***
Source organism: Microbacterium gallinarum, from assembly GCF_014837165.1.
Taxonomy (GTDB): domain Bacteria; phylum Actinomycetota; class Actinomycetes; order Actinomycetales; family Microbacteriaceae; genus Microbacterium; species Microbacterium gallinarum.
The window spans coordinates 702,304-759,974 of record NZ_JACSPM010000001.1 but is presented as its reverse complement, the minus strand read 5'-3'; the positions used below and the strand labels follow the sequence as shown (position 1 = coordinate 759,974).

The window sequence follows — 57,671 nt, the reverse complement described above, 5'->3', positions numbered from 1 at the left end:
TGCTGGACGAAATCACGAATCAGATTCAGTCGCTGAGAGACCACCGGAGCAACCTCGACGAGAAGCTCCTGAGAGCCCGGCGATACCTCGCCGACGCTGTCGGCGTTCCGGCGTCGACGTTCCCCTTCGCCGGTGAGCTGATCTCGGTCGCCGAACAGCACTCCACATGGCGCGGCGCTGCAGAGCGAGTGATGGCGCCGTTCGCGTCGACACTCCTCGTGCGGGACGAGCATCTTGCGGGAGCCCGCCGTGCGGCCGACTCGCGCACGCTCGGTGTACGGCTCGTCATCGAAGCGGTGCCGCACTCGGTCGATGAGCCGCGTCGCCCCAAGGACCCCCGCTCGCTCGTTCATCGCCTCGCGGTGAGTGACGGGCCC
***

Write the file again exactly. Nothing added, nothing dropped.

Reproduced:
Source organism: Microbacterium gallinarum, from assembly GCF_014837165.1.
Taxonomy (GTDB): domain Bacteria; phylum Actinomycetota; class Actinomycetes; order Actinomycetales; family Microbacteriaceae; genus Microbacterium; species Microbacterium gallinarum.
The window spans coordinates 702,304-759,974 of record NZ_JACSPM010000001.1 but is presented as its reverse complement, the minus strand read 5'-3'; the positions used below and the strand labels follow the sequence as shown (position 1 = coordinate 759,974).

The window sequence follows — 57,671 nt, the reverse complement described above, 5'->3', positions numbered from 1 at the left end:
TGCTGGACGAAATCACGAATCAGATTCAGTCGCTGAGAGACCACCGGAGCAACCTCGACGAGAAGCTCCTGAGAGCCCGGCGATACCTCGCCGACGCTGTCGGCGTTCCGGCGTCGACGTTCCCCTTCGCCGGTGAGCTGATCTCGGTCGCCGAACAGCACTCCACATGGCGCGGCGCTGCAGAGCGAGTGATGGCGCCGTTCGCGTCGACACTCCTCGTGCGGGACGAGCATCTTGCGGGAGCCCGCCGTGCGGCCGACTCGCGCACGCTCGGTGTACGGCTCGTCATCGAAGCGGTGCCGCACTCGGTCGATGAGCCGCGTCGCCCCAAGGACCCCCGCTCGCTCGTTCATCGCCTCGCGGTGAGTGACGGGCCC